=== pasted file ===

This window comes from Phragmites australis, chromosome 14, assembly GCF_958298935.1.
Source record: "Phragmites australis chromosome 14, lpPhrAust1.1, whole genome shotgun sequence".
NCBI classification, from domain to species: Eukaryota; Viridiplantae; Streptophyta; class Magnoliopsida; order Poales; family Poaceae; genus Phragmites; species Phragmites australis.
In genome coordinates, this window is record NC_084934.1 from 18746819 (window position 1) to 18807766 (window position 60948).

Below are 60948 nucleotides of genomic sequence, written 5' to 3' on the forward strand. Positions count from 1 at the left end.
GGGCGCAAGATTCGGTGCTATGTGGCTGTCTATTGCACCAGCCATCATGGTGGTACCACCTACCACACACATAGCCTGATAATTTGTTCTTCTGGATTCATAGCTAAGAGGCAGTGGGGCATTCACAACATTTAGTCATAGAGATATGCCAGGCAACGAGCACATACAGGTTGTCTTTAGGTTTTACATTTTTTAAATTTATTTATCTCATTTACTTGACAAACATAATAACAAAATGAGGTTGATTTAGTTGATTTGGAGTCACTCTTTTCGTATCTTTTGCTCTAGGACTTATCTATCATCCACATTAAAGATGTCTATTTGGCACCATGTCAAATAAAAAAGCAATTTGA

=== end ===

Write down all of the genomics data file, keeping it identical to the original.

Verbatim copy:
This window comes from Phragmites australis, chromosome 14, assembly GCF_958298935.1.
Source record: "Phragmites australis chromosome 14, lpPhrAust1.1, whole genome shotgun sequence".
NCBI classification, from domain to species: Eukaryota; Viridiplantae; Streptophyta; class Magnoliopsida; order Poales; family Poaceae; genus Phragmites; species Phragmites australis.
In genome coordinates, this window is record NC_084934.1 from 18746819 (window position 1) to 18807766 (window position 60948).

Below are 60948 nucleotides of genomic sequence, written 5' to 3' on the forward strand. Positions count from 1 at the left end.
GGGCGCAAGATTCGGTGCTATGTGGCTGTCTATTGCACCAGCCATCATGGTGGTACCACCTACCACACACATAGCCTGATAATTTGTTCTTCTGGATTCATAGCTAAGAGGCAGTGGGGCATTCACAACATTTAGTCATAGAGATATGCCAGGCAACGAGCACATACAGGTTGTCTTTAGGTTTTACATTTTTTAAATTTATTTATCTCATTTACTTGACAAACATAATAACAAAATGAGGTTGATTTAGTTGATTTGGAGTCACTCTTTTCGTATCTTTTGCTCTAGGACTTATCTATCATCCACATTAAAGATGTCTATTTGGCACCATGTCAAATAAAAAAGCAATTTGA